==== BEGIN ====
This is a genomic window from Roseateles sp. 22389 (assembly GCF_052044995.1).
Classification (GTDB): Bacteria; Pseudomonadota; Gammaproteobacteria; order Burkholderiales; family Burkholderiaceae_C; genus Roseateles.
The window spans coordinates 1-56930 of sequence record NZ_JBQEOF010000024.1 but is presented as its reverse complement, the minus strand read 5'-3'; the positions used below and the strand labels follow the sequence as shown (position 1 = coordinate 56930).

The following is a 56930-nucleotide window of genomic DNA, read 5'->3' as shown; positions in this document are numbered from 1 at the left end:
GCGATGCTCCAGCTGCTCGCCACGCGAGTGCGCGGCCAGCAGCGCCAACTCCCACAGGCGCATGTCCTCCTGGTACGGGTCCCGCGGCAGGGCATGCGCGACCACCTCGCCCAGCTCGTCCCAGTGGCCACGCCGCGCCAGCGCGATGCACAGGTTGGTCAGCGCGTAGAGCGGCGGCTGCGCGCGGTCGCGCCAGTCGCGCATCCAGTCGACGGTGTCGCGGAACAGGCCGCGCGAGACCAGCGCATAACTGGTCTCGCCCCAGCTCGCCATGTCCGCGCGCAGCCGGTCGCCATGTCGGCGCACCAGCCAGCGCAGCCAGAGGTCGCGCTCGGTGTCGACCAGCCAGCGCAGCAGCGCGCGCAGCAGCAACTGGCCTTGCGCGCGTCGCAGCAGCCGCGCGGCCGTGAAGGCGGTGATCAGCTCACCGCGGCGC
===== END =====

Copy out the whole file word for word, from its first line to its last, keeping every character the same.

This is a genomic window from Roseateles sp. 22389 (assembly GCF_052044995.1).
Classification (GTDB): Bacteria; Pseudomonadota; Gammaproteobacteria; order Burkholderiales; family Burkholderiaceae_C; genus Roseateles.
The window spans coordinates 1-56930 of sequence record NZ_JBQEOF010000024.1 but is presented as its reverse complement, the minus strand read 5'-3'; the positions used below and the strand labels follow the sequence as shown (position 1 = coordinate 56930).

The following is a 56930-nucleotide window of genomic DNA, read 5'->3' as shown; positions in this document are numbered from 1 at the left end:
GCGATGCTCCAGCTGCTCGCCACGCGAGTGCGCGGCCAGCAGCGCCAACTCCCACAGGCGCATGTCCTCCTGGTACGGGTCCCGCGGCAGGGCATGCGCGACCACCTCGCCCAGCTCGTCCCAGTGGCCACGCCGCGCCAGCGCGATGCACAGGTTGGTCAGCGCGTAGAGCGGCGGCTGCGCGCGGTCGCGCCAGTCGCGCATCCAGTCGACGGTGTCGCGGAACAGGCCGCGCGAGACCAGCGCATAACTGGTCTCGCCCCAGCTCGCCATGTCCGCGCGCAGCCGGTCGCCATGTCGGCGCACCAGCCAGCGCAGCCAGAGGTCGCGCTCGGTGTCGACCAGCCAGCGCAGCAGCGCGCGCAGCAGCAACTGGCCTTGCGCGCGTCGCAGCAGCCGCGCGGCCGTGAAGGCGGTGATCAGCTCACCGCGGCGC